Many creatures are bigger where it’s colder.

For instance, a hairy woodpecker from Central America is noticeably smaller than a hairy woodpecker from Canada.

Birds of a wide-range species that live in the cold end of the range tend to be bigger than birds that live in the warm end. That’s because larger birds are able to conserve heat better than smaller ones. Over many generations smaller birds born in cold regions have been more likely to die from mid-winter cold, leaving the larger siblings to carry on the species — in larger size.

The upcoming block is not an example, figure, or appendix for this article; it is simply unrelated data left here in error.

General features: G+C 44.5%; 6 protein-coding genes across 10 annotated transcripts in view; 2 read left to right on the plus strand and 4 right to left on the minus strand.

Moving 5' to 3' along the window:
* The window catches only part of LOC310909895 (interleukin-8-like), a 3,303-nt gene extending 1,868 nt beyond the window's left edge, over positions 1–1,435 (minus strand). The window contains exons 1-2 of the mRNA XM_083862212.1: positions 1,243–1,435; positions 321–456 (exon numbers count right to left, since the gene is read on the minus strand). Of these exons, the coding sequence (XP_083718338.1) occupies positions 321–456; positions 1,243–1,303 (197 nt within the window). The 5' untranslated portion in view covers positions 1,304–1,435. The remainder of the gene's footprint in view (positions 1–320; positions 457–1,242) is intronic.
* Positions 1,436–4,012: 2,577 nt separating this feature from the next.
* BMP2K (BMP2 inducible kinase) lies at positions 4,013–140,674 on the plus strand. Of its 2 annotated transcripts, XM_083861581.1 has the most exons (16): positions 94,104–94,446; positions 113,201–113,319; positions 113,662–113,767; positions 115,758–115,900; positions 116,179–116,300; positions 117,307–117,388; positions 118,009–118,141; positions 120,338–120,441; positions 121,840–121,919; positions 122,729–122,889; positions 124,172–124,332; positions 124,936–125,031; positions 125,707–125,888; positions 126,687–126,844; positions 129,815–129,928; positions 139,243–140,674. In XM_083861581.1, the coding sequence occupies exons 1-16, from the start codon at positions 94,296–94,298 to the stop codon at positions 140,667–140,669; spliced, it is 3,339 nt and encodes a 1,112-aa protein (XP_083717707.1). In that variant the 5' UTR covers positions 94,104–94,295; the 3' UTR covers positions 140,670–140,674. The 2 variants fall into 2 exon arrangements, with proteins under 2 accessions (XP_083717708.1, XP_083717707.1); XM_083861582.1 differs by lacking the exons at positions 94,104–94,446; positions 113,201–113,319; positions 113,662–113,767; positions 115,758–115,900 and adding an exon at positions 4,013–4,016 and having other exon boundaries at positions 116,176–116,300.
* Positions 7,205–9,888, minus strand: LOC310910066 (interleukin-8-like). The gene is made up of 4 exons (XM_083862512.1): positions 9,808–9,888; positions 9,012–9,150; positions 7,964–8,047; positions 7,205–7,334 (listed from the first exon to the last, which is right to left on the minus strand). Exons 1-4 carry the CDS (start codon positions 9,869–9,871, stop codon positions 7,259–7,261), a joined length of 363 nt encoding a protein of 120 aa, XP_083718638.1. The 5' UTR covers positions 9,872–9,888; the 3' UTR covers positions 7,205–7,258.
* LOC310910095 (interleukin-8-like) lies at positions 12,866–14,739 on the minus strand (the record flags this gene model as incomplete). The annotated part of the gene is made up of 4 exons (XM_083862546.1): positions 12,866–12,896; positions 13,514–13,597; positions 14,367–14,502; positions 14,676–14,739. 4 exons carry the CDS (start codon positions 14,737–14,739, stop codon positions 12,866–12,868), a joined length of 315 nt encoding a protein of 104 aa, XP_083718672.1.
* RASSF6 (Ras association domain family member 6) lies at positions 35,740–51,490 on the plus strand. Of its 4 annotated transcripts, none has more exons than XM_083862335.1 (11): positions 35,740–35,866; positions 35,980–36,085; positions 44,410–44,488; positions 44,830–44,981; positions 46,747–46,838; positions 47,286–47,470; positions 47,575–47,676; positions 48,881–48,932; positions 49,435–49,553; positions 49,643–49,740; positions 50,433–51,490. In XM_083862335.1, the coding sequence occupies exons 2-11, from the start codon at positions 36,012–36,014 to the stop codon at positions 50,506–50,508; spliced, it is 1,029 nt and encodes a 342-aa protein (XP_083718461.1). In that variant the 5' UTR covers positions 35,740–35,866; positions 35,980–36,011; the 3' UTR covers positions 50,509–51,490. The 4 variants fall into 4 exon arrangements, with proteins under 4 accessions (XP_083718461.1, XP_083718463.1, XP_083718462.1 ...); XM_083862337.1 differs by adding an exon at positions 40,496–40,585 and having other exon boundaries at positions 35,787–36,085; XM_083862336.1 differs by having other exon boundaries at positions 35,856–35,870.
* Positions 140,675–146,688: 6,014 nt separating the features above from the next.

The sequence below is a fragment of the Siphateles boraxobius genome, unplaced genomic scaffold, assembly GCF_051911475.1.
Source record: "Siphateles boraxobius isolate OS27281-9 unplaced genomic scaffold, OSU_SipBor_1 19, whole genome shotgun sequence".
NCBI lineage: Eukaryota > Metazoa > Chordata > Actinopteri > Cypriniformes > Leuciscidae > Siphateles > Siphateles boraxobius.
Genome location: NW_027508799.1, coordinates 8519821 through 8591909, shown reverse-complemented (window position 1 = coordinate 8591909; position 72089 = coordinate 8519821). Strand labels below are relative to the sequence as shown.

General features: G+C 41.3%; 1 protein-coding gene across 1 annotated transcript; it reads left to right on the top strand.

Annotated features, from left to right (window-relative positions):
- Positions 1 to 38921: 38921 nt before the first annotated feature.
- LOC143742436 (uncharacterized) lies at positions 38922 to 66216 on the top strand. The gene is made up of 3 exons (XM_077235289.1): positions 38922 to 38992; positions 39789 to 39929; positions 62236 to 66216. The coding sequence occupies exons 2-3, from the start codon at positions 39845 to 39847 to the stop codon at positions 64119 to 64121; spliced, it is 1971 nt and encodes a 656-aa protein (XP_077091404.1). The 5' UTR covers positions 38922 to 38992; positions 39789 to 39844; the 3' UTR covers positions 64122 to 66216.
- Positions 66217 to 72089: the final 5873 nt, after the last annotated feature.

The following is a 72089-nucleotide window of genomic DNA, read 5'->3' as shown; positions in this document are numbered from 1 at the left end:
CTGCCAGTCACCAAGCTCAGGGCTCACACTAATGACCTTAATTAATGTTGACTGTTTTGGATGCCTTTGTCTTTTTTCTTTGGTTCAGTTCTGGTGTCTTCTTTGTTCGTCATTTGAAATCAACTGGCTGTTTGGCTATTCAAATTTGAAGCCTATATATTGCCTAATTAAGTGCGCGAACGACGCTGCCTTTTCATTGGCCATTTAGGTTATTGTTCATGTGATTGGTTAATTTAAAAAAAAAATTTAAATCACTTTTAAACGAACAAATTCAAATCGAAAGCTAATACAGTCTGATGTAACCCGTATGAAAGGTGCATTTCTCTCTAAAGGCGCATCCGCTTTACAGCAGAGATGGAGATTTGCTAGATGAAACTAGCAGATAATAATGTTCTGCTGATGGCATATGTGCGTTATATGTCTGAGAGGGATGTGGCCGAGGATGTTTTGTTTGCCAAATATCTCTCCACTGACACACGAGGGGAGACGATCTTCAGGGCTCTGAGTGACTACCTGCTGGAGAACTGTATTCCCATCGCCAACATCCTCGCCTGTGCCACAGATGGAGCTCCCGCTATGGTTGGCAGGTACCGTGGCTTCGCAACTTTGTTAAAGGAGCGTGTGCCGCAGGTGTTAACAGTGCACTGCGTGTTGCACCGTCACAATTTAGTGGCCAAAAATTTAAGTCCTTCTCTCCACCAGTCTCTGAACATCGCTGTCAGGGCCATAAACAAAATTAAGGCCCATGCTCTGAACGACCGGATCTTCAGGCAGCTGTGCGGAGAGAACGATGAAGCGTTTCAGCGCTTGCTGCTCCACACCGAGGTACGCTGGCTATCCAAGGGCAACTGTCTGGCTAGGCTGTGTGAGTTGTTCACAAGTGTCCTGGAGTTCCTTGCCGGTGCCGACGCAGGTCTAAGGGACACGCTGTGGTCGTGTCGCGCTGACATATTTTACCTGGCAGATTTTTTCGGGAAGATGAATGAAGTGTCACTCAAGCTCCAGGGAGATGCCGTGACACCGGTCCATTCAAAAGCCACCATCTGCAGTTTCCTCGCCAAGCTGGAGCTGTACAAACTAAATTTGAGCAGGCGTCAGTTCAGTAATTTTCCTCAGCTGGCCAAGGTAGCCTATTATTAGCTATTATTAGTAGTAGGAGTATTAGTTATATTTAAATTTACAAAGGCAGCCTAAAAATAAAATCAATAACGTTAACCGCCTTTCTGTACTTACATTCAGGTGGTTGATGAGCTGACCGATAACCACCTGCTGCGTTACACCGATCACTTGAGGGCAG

The process of size variation doesn’t take all that long, either. The house finches, introduced into North America in the mid-1800s, have already developed smaller versions in the southern United States than are found in northern states and Canada.

The tendency of a species in cold climates to be larger than its fellow members in warm climates applies not only to birds, but all warm-blooded animals. In fact, it is a scientific principle called Bergmann’s Rule, named for 19th Century German biologist Carl Bergmann, who developed it.

Bergmann did not address dieting, however, so it’s not likely those of us who want to lose weight in the new year will do it more easily if we move south.—J.S.